The EPPIC program is a sub-clinic of the Orygen Youth Health - Clinical Program (OYH-CP). The Clinical Program of OYH provides a range of specialist services from initial referral to discharge and all clinical stages in between.
Youth Access Team (YAT):
YAT is a 24-hour, seven day a week service that provides three main functions: Triage, Assessment and Acute Care. It is a multidisciplinary team made up of psychiatric nurses, occupational therapists, social workers, psychologists, psychiatric registrars and consultant psychiatrists.
Triage is the first contact point for people wishing to refer a young person to the Orygen Youth Health (OYH) Clinical Program (of which EPPIC is a sub clinic). Anyone is welcome to make a referral, including the young person themselves. Triage staff will discuss the young person’s difficulties with the referrer over the phone, and make an initial assessment about whether the person requires a specialist mental health assessment, the level of risk, and the urgency of the situation. The Triage worker may also contact relevant people (young person, family/significant other) to discuss the issues raised. If interpreters are needed, YAT staff will organise this. Depending on the circumstances, they may also contact other services involved with the young person (with consent); for example a school welfare coordinator, general practitioner or protective services. This process may take several days and referrers will be informed of the plan that Triage have for following up each referral.
Triage is available via a toll free phone number and pager system 24 hours a day, seven days a week (1800 888 320). Non urgent referrals should be made during business hours.
Timing of initial face to face assessments take into consideration the needs of the young person and the urgency of the situation. YAT will see a person accepted by Triage for assessment to determine whether EPPIC is the most appropriate service to treat the young person. Initial assessments generally involve a face to face interview for an hour to an hour and a half, with futher appointments made as necessary to make a clear diagnosis and treatment plan.
If a young person is accepted into EPPIC, YAT manage treatment until an Outpatient Case Manager (OCM) is allocated and care is transfered to the Continuing Care Team. Allocation of an OCM usually occurs within one week of being accepted into the EPPIC program. If, at the time of assessment, the young person is in need of an admission to the Inpatient Unit this will be facilitated by YAT. The young person will be allocated an OCM prior to discharge from the Inpatient Unit.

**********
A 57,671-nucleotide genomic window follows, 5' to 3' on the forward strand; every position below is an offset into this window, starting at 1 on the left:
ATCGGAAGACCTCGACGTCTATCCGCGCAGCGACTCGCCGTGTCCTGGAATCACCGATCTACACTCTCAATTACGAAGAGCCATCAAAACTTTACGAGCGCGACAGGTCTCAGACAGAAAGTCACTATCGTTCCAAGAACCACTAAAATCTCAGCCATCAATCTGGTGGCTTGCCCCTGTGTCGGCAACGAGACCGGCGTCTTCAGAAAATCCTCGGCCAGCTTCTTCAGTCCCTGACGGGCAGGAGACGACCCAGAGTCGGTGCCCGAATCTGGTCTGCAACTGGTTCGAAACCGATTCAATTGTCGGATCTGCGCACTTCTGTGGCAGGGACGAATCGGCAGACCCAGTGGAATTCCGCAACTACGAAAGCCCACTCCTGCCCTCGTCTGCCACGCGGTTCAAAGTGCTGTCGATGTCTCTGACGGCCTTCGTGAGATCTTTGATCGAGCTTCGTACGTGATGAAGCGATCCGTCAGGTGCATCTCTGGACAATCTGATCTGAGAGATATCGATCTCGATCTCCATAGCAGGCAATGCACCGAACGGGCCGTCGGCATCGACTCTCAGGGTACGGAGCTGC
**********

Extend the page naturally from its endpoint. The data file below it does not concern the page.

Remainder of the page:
If after assessment the young person is not accepted into EPPIC, alternative treatment options will be discussed. This may include referring the young person to another clinic within OYH (e.g. Youthscope), or to a community based support service. Click here for more information about other clinics within OYH.
YAT is able to undertake crisis assessments (generally within 24 hours, and often much quicker) for young people newly referred to the service who are unable to wait for a routine appointment. YAT can also provide a crisis response outside business hours to current clients of EPPIC. YAT is able to offer short term intense community treatment and assertive outreach to current clients in addition to outpatient case management should this be required. YAT staff will personally communicate the nature of any after hours or crisis contact with the young person to their case manager.
Most people can be successfully treated while they continue to live at home. Sometimes this is not possible and it is necessary to spend a short time in hospital.
The two main reasons for inpatient treatment are:
- to make sure the young person is safe
- to provide intensive treatment to reduce their level of distress
If an inpatient admission is required, EPPIC patients can be admitted to the OYH purpose built 16 bed Inpatient Psychiatric Unit (IPU) in Footscray. Within this unit there are 2 Intensive Care beds. The unit can look after voluntary and involuntary patients.
Inpatient care focuses on getting people better and home as soon as possible, and encourages young people and families to be actively involved in this process. The inpatient unit has facilities to allow the young person to feel as comfortable as possible. For example, each patient has their own bedroom with ensuite, there's sports equipment such as table tennis and basketball, TV, books and board games. All meals are provided and there are coffee and tea making facilities. There are direct phone lines and flexible visiting hours. If the person is under 18 it is possible for that person to be admitted to another purpose built unit on the same grounds for people who need psychiatric care but are under 18.
The IPU is staffed by nurses who are dedicated to work with young people: there is also an active psychosocial group program led by trained group program staff.
While the inpatient unit has it's own medical staff, treatment decisions are usually made in collaboration with the young person's outpatient treating team.
Two key principles guiding our care are that of:
- continuity of care
- collaboration between the young person, their family and the whole treatment team
The inpatient unit is located at 35 Mavis St, Footscray, on the Western Hospital site.